• Thanks for your comments, Connie. I agree with your next to last paragraph very much. In fact, I did not initially think that there was so much controversy over whether or not to include citations. I thought the main issue was the format. If you look at my posts in the “Source Citations” category (sidebar to the right), I started writing about that. I never realized that people were so anti-citation!

      I just took a look at your blog, too. Great job!

  2. I am in agreement with you about citations. I read all the citation posts that were out there during the first go ’round fuss about it. I am one of those that did not always cite in the very beginning, long before I started online research. I worked on it around raising the kids and taking care of home. Now I have notebooks full of “facts” that are useless to me. I have become very careful to add citations to my database. I have no desire to be a ‘professional’, but I do want to help others that will come along looking for my family. The only way they can take my information serious is if it is carefully cited. I resolved that when I had the time to get back to my blog and posted bits of my research I would faithfully add citations for those that come looking. They will be able to find the materials they need to verify the facts. I’ve been very sloppy on my blog, though most are just stories passed down.
    We should all resolve to do the best work we can, professional or not.

  3. I find nothing to disagree with on at least trying to cite our sources. I have done this a bit, especially for posts featuring what I considered to be some important areas of my research, but I could probably do much more. In many posts, especially short ones, I try to at least mention/include/describe the sources of my information or even show scans of the documents I have used, but there is a particular type of post for which I intentionally do not include source citations, and those are the surname-meme posts, also known as cousin bait. When people contact me because they have found their family lines mentioned on my blog, the way they write about or react to these posts gives me some idea of how serious they are about their research and how much they are actually interested in exchanging information; when they ask where I found the information or write “Have you seen So-and-so’s pension application, which gives a different date for…,” I know a serious researcher has contacted me, and we can start talking documents. I will still share photos and information with others who contact me, and perhaps at least get a family story or some information on recent descendants, but there probably will not be much serious research cooperation. In short, I’m not offended by a bit of charitably expressed finger-wagging, and will try to do better on that score; however, I do have my reasons for the cases in which I omit the sources.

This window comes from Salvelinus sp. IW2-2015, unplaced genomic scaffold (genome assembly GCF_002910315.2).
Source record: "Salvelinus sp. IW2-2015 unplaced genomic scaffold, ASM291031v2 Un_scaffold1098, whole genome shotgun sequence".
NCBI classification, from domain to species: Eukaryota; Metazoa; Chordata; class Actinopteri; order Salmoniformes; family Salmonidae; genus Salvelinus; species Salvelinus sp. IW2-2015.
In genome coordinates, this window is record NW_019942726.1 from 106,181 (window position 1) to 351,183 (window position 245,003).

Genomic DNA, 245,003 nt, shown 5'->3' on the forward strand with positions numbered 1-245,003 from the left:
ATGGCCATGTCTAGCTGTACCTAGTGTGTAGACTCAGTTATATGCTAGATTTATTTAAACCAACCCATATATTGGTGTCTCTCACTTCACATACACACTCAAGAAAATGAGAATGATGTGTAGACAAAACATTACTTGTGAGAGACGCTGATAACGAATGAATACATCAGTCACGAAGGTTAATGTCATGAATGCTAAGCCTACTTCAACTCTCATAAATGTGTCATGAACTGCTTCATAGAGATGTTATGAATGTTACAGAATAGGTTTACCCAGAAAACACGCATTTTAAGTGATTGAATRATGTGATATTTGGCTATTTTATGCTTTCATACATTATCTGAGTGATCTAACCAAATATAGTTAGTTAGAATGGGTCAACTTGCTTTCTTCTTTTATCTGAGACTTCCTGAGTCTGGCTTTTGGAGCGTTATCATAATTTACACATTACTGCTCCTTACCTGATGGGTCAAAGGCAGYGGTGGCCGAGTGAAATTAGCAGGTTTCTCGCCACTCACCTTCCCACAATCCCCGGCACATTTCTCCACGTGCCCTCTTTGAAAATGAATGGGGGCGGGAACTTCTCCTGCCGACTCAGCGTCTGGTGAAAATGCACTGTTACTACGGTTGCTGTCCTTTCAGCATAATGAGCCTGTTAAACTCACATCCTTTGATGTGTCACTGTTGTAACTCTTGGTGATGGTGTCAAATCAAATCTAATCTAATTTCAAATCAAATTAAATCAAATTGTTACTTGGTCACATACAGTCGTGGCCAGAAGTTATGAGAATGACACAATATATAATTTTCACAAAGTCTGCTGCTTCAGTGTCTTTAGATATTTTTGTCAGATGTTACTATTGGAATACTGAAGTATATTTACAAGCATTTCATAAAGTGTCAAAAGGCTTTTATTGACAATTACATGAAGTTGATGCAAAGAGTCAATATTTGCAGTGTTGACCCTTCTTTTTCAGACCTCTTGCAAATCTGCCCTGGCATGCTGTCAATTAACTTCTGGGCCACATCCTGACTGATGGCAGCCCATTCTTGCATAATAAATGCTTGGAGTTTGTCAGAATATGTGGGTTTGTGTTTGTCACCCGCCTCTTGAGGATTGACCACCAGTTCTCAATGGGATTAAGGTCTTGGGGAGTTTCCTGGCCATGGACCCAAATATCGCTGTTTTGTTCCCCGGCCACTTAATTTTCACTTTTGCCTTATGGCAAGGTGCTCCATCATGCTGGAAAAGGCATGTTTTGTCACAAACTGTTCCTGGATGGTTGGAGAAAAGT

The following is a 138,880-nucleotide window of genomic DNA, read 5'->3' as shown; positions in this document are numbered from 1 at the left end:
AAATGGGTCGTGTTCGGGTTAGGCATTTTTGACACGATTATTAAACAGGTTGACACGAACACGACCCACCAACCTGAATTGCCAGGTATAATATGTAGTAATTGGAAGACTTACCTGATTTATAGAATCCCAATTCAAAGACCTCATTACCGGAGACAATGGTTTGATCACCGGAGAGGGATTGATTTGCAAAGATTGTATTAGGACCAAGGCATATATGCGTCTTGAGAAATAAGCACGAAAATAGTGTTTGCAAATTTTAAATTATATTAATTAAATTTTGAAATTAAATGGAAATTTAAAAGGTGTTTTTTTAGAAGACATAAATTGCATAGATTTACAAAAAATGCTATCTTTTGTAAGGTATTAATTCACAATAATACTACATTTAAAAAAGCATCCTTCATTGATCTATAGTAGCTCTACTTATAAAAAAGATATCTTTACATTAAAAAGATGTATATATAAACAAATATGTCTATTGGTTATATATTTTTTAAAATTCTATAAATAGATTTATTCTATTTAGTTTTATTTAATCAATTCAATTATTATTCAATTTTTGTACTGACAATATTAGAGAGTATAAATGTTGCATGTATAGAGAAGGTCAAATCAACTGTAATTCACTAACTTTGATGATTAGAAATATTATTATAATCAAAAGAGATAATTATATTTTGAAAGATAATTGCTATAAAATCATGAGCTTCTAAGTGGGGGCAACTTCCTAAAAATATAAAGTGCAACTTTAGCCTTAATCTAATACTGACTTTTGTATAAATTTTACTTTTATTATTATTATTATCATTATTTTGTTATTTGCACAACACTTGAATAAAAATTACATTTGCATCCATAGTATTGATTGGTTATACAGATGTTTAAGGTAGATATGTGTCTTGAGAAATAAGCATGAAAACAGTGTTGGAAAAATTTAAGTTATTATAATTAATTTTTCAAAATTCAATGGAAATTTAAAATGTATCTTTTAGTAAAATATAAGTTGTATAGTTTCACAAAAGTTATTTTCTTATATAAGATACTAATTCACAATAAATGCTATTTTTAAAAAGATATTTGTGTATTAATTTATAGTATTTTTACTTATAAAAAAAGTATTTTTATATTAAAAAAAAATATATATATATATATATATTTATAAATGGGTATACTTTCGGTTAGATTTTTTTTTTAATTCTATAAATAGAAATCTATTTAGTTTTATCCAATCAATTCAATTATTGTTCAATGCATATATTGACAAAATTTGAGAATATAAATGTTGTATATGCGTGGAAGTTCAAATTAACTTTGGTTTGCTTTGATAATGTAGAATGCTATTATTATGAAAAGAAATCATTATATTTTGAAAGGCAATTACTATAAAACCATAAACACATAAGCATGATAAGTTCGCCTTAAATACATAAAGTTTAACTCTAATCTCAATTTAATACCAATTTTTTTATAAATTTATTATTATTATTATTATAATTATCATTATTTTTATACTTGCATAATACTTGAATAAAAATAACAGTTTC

4. I’m new to genealogy blogging and was feeling a bit guilty about not citing sources in postings that dealt with analysis. I’d create links if I was doing commentary, but hadn’t figured out a good way to do citations for postings where I was doing genealogical aanalysis. The links from Thomas Macentee help a lot so I’ll make sure I cite in my next posting where it is relevant.

  5. Michael,

    You really need this to be the last word.

    This whole issue reminds me of the national TV commercial where the executive gives a kid a bicycle and then defines and draws the boundaries (a small circle) where the kid can ride the bike. When the kid tries to peddle outside the circle, she is stopped. The executive represents the gatekeepers of genealogy who want to define and place boundaries on genealogy blogs and bloggers.

    Citations will neither validate or invalidate a blog post; mine or yours. Only our street cred will!

    Speaking for myself; my posts, tweets, and shout-outs are ME. I am the citation! The internet (blogs and social media is simply the internet by another name) allows me the freedom of speech and expression to keep my Ancestors alive and in the conscious memory of this nation and anyone in this world who cares to hear about them.

    I strongly believe that the integrity of genealogy is in no peril if bloggers do not cite their sources.